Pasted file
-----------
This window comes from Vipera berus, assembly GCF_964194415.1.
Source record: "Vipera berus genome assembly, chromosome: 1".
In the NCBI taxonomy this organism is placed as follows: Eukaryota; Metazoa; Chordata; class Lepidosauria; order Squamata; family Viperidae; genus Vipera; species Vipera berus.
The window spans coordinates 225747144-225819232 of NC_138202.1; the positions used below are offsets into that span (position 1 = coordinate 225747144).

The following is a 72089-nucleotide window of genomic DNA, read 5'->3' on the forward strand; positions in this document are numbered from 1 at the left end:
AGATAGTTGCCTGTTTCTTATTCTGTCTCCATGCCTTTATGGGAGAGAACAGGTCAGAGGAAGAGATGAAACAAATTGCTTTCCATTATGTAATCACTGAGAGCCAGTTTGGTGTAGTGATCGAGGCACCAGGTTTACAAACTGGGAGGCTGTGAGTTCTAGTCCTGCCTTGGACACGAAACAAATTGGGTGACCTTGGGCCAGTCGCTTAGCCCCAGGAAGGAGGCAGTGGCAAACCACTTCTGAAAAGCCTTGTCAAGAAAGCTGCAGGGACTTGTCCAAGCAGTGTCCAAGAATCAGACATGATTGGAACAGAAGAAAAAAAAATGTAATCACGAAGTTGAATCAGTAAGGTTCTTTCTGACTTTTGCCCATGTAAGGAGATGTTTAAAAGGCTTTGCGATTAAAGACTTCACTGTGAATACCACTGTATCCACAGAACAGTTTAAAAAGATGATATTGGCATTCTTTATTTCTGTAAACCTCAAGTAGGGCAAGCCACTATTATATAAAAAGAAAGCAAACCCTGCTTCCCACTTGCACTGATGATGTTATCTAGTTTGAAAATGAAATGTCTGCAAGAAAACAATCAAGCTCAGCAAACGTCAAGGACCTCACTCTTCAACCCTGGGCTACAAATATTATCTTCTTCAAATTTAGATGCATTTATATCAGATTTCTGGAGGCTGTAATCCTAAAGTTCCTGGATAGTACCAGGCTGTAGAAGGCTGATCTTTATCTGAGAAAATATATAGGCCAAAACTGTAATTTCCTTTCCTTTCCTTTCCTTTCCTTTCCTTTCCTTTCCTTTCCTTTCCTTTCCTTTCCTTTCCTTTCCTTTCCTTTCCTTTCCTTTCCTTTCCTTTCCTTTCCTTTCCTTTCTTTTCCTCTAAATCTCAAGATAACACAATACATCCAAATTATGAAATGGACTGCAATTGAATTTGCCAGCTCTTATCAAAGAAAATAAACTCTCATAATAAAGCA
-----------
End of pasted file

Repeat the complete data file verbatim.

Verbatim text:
This window comes from Vipera berus, assembly GCF_964194415.1.
Source record: "Vipera berus genome assembly, chromosome: 1".
In the NCBI taxonomy this organism is placed as follows: Eukaryota; Metazoa; Chordata; class Lepidosauria; order Squamata; family Viperidae; genus Vipera; species Vipera berus.
The window spans coordinates 225747144-225819232 of NC_138202.1; the positions used below are offsets into that span (position 1 = coordinate 225747144).

The following is a 72089-nucleotide window of genomic DNA, read 5'->3' on the forward strand; positions in this document are numbered from 1 at the left end:
AGATAGTTGCCTGTTTCTTATTCTGTCTCCATGCCTTTATGGGAGAGAACAGGTCAGAGGAAGAGATGAAACAAATTGCTTTCCATTATGTAATCACTGAGAGCCAGTTTGGTGTAGTGATCGAGGCACCAGGTTTACAAACTGGGAGGCTGTGAGTTCTAGTCCTGCCTTGGACACGAAACAAATTGGGTGACCTTGGGCCAGTCGCTTAGCCCCAGGAAGGAGGCAGTGGCAAACCACTTCTGAAAAGCCTTGTCAAGAAAGCTGCAGGGACTTGTCCAAGCAGTGTCCAAGAATCAGACATGATTGGAACAGAAGAAAAAAAAATGTAATCACGAAGTTGAATCAGTAAGGTTCTTTCTGACTTTTGCCCATGTAAGGAGATGTTTAAAAGGCTTTGCGATTAAAGACTTCACTGTGAATACCACTGTATCCACAGAACAGTTTAAAAAGATGATATTGGCATTCTTTATTTCTGTAAACCTCAAGTAGGGCAAGCCACTATTATATAAAAAGAAAGCAAACCCTGCTTCCCACTTGCACTGATGATGTTATCTAGTTTGAAAATGAAATGTCTGCAAGAAAACAATCAAGCTCAGCAAACGTCAAGGACCTCACTCTTCAACCCTGGGCTACAAATATTATCTTCTTCAAATTTAGATGCATTTATATCAGATTTCTGGAGGCTGTAATCCTAAAGTTCCTGGATAGTACCAGGCTGTAGAAGGCTGATCTTTATCTGAGAAAATATATAGGCCAAAACTGTAATTTCCTTTCCTTTCCTTTCCTTTCCTTTCCTTTCCTTTCCTTTCCTTTCCTTTCCTTTCCTTTCCTTTCCTTTCCTTTCCTTTCCTTTCCTTTCCTTTCCTTTCCTTTCCTTTCTTTTCCTCTAAATCTCAAGATAACACAATACATCCAAATTATGAAATGGACTGCAATTGAATTTGCCAGCTCTTATCAAAGAAAATAAACTCTCATAATAAAGCA